One creative career is content writing. You will think of what to write and there are times when that will take a while. Of course, you will need to research since you can’t invent stuff. It is a must to state facts in a proper and humorous manner. Another one is acting and it is certainly one of the highest paying jobs you will ever come across. If you land a role in such a big movie project and it does real well, you will definitely get paid a lot of money. After that, you can demand a huge talent fee in your future projects and they won’t be able to argue about that. Another creative career is being a singer which would be great if you have a nice voice. It would be nice to start this career by singing at bars where you will probably get discovered by a talent scout. After that, you can perform at auditions in TV shows where you will start to rise to fame. Your career would depend on your voice so you better take good care of it by not doing anything bad to your lungs like smoking or drinking before a performance.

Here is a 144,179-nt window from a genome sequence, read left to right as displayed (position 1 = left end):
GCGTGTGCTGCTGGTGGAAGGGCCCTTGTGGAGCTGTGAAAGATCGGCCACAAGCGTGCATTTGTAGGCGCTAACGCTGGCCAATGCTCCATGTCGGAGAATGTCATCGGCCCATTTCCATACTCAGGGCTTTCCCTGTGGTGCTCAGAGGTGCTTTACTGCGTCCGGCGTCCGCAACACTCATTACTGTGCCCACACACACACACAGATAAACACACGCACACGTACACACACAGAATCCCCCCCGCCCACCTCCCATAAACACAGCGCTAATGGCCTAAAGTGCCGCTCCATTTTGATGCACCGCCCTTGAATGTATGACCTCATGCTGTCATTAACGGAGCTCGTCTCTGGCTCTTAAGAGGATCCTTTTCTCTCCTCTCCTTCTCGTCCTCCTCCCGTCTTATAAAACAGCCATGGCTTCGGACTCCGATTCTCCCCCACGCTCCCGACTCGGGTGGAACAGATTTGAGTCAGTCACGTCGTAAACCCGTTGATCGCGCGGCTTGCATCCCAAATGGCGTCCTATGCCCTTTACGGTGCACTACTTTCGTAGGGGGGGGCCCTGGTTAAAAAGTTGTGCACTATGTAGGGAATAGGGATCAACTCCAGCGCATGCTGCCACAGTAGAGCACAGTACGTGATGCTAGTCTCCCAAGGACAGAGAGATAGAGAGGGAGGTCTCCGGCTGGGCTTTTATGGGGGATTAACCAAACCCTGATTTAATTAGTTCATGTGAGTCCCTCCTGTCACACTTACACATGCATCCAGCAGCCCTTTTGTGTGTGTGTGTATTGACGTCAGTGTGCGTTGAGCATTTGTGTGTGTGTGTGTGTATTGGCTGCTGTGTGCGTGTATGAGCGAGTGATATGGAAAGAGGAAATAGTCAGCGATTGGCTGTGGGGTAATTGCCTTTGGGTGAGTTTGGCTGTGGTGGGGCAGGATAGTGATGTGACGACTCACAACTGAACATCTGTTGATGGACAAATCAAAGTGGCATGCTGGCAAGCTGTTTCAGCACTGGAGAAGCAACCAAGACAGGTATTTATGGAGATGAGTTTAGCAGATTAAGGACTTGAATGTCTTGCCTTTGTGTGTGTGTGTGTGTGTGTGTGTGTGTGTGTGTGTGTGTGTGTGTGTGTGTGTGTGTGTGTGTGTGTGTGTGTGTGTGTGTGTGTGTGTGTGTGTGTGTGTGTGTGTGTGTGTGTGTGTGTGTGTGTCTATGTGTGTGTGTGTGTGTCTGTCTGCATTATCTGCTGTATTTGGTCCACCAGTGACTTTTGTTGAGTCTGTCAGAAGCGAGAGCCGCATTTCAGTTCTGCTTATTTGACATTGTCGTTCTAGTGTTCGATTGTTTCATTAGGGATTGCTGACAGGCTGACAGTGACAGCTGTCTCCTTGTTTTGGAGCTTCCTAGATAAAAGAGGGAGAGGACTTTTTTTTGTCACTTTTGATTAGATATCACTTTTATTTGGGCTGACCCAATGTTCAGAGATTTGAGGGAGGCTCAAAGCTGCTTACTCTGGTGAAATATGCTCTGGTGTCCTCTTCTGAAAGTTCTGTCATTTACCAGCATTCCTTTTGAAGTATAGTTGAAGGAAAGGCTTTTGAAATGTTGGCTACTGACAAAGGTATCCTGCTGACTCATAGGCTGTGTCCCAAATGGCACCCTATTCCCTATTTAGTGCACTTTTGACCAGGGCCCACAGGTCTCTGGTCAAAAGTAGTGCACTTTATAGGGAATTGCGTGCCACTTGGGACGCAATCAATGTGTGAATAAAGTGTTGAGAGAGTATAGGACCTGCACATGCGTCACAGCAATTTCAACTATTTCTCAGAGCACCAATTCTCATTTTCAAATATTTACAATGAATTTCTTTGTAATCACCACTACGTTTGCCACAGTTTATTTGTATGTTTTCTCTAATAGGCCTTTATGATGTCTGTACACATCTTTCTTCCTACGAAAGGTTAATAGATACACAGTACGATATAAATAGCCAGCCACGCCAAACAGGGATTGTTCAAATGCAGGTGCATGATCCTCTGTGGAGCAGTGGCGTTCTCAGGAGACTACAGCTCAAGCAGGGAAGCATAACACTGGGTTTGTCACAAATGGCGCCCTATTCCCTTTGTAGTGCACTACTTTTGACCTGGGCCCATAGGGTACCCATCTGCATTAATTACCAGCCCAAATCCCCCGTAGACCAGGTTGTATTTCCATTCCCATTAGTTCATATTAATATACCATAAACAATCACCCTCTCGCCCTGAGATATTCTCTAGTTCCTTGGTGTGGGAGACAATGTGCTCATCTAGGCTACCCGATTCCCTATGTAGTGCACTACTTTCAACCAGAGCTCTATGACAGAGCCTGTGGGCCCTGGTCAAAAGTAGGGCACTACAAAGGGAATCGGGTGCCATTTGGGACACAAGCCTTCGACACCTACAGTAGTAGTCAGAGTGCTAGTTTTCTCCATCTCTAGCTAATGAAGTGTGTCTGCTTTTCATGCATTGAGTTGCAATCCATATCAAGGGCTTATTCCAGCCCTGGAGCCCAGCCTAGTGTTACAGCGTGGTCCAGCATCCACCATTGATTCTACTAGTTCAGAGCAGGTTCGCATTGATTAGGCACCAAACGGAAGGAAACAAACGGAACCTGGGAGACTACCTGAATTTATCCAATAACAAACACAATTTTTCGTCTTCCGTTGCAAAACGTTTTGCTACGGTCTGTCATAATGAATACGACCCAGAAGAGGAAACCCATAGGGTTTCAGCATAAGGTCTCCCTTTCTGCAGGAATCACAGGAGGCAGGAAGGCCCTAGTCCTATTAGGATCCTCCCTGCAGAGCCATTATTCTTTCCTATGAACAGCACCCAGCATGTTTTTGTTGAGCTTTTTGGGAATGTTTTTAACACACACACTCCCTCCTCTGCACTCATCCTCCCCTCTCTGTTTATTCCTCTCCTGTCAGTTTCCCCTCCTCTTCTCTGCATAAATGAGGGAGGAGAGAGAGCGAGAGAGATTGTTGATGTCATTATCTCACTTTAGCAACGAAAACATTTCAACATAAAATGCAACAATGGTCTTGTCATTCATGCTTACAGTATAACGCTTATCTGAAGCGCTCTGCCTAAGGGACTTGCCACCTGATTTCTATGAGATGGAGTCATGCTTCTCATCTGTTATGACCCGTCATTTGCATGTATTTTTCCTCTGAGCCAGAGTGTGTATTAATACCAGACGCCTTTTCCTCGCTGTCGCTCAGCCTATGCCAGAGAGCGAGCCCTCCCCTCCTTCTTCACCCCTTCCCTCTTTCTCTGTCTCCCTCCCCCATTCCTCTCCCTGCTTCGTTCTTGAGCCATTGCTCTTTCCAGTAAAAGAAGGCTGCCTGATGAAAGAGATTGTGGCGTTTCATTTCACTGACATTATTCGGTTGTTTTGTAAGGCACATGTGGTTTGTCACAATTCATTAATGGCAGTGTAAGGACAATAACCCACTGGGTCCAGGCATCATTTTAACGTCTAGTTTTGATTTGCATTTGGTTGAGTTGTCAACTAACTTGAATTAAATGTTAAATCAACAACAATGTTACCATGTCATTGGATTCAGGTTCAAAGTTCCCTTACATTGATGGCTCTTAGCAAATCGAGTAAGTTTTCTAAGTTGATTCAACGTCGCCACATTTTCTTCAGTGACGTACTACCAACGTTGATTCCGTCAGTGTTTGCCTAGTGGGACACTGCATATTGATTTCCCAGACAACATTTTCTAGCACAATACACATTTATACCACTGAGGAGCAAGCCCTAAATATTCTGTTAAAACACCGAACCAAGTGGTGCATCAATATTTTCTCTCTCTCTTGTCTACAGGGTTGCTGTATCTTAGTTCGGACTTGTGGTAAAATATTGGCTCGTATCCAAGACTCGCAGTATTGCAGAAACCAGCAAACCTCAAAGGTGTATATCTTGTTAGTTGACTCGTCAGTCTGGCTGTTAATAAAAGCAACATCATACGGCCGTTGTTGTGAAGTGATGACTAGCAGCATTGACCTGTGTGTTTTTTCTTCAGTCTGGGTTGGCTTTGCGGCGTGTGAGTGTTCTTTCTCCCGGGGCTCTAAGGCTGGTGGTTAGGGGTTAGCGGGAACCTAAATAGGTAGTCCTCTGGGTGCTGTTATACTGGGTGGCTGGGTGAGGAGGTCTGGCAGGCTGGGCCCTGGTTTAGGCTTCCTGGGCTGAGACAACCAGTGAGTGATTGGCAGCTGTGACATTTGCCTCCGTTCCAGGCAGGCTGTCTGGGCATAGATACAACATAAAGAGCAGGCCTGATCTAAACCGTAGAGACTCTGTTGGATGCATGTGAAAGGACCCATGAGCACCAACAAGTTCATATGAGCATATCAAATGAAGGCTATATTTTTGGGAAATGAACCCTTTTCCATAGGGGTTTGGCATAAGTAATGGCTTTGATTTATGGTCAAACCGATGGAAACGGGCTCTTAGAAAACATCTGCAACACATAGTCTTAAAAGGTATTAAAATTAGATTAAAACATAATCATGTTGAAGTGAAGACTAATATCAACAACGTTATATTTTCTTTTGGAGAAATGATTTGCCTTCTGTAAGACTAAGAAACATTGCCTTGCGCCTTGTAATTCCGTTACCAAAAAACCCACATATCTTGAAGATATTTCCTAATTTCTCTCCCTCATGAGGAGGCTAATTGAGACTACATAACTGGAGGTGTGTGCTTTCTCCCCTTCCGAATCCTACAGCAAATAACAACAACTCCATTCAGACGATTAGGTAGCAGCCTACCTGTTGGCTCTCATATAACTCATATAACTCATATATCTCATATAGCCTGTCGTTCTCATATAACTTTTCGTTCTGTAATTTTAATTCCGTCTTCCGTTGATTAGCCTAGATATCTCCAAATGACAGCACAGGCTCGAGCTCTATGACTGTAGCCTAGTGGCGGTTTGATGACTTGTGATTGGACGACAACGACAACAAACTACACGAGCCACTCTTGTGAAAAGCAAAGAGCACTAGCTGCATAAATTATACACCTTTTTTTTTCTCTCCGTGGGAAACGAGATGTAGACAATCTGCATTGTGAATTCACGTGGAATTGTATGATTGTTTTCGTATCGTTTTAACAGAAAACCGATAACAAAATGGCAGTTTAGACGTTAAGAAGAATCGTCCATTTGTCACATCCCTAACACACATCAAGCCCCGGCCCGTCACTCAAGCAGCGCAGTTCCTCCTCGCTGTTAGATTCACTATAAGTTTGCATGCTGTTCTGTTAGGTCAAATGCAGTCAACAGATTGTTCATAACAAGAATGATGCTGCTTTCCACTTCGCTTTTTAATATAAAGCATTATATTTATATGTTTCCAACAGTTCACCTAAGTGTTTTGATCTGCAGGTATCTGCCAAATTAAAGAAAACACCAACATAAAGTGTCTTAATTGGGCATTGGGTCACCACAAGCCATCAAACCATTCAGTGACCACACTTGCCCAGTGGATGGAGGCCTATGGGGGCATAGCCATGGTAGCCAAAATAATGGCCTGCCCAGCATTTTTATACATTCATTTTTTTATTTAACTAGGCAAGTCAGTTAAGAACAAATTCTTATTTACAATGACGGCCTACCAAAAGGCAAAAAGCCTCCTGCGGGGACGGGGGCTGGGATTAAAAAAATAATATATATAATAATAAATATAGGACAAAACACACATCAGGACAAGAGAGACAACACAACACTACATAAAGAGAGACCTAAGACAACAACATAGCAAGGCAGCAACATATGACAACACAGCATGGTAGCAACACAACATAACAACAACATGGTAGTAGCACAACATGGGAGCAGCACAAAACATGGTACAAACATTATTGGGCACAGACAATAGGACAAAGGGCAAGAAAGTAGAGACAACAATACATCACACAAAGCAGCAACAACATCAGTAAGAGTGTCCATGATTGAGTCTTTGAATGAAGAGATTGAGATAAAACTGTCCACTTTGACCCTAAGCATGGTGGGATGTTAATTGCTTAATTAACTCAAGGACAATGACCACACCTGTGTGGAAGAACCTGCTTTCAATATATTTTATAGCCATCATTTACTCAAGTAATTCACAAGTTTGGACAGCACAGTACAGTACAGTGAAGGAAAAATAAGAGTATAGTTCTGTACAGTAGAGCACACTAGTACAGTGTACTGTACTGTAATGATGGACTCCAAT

Is an art degree useless?
It is not useless as long as you work hard for it. Besides, there are many jobs you can apply for after having an art degree. It will work out better for you if you have some good grades to show off.

How do I turn my art into a career?